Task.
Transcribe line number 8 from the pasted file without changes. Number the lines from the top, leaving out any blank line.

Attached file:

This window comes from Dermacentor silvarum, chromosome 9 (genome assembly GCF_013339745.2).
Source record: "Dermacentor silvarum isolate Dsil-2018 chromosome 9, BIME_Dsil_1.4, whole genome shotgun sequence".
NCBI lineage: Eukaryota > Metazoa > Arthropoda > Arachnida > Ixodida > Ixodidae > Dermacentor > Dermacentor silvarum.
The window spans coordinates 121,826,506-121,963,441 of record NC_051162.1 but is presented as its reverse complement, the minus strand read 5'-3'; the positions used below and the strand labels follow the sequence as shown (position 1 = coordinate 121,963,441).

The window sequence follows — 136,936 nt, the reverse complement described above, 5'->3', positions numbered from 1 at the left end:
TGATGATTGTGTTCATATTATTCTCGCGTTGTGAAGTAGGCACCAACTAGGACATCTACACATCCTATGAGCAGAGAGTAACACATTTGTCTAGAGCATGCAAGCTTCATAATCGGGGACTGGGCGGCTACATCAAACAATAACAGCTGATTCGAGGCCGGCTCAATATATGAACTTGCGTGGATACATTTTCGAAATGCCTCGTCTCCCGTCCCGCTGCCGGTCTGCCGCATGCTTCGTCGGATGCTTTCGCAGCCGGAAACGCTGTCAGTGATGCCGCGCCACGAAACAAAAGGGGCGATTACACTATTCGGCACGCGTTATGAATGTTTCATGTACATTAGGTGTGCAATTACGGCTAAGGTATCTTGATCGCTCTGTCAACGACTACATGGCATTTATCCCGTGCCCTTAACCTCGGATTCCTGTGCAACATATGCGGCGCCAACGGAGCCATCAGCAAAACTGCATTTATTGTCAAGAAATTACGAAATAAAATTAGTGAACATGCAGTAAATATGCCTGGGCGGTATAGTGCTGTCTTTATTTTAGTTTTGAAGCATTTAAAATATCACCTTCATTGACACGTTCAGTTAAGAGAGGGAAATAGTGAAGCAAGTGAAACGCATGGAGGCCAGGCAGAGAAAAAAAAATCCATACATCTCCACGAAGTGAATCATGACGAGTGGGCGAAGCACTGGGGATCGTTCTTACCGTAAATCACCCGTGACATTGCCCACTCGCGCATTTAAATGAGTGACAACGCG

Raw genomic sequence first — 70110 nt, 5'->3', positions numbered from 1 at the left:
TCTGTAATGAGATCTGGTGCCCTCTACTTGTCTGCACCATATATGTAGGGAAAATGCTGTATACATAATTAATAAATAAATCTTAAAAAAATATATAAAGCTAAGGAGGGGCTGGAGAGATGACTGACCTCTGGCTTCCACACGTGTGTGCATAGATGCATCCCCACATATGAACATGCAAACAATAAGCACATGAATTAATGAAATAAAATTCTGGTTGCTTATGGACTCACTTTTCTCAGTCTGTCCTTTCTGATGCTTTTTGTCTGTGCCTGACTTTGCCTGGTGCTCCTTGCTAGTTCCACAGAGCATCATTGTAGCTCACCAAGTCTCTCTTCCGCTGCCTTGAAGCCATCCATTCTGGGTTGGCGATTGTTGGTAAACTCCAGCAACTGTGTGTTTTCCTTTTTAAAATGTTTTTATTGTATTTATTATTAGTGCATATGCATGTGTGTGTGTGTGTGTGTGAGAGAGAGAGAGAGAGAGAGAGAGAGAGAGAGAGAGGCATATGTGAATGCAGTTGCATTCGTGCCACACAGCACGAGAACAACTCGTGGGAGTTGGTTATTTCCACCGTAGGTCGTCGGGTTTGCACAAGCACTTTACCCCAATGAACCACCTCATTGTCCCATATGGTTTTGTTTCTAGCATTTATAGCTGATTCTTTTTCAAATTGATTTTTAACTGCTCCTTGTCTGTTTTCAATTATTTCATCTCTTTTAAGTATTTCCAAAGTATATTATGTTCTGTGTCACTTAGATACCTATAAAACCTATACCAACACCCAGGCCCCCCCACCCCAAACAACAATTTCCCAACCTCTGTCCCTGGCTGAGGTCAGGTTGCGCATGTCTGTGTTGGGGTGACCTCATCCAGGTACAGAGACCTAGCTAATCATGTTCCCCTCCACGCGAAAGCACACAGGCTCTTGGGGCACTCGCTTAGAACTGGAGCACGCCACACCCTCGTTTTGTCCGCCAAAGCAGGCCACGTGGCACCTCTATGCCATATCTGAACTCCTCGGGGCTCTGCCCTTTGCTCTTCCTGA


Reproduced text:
TCTGTAATGAGATCTGGTGCCCTCTACTTGTCTGCACCATATATGTAGGGAAAATGCTGTATACATAATTAATAAATAAATCTTAAAAAAATATATAAAGCTAAGGAGGGGCTGGAGAGATGACTGACCTCTGGCTTCCACACGTGTGTGCATAGATGCATCCCCACATATGAACATGCAAACAATAAGCACATGAATTAATGAAATAAAATTCTGGTTGCTTATGGACTCACTTTTCTCAGTCTGTCCTTTCTGATGCTTTTTGTCTGTGCCTGACTTTGCCTGGTGCTCCTTGCTAGTTCCACAGAGCATCATTGTAGCTCACCAAGTCTCTCTTCCGCTGCCTTGAAGCCATCCATTCTGGGTTGGCGATTGTTGGTAAACTCCAGCAACTGTGTGTTTTCCTTTTTAAAATGTTTTTATTGTATTTATTATTAGTGCATATGCATGTGTGTGTGTGTGTGTGTGAGAGAGAGAGAGAGAGAGAGAGAGAGAGAGAGAGAGGCATATGTGAATGCAGTTGCATTCGTGCCACACAGCACGAGAACAACTCGTGGGAGTTGGTTATTTCCACCGTAGGTCGTCGGGTTTGCACAAGCACTTTACCCCAATGAACCACCTCATTGTCCCATATGGTTTTGTTTCTAGCATTTATAGCTGATTCTTTTTCAAATTGATTTTTAACTGCTCCTTGTCTGTTTTCAATTATTTCATCTCTTTTAAGTATTTCCAAAGTATATTATGTTCTGTGTCACTTAGATACCTATAAAACCTATACCAACACCCAGGCCCCCCCACCCCAAACAACAATTTCCCAACCTCTGTCCCTGGCTGAGGTCAGGTTGCGCATGTCTGTGTTGGGGTGACCTCATCCAGGTACAGAGACCTAGCTAATCATGTTCCCCTCCACGCGAAAGCACACAGGCTCTTGGGGCACTCGCTTAGAACTGGAGCACGCCACACCCTCGTTTTGTCCGCCAAAGCAGGCCACGTGGCACCTCTATGCCATATCTGAACTCCTCGGGGCTCTGCCCTTTGCTCTTCCTGA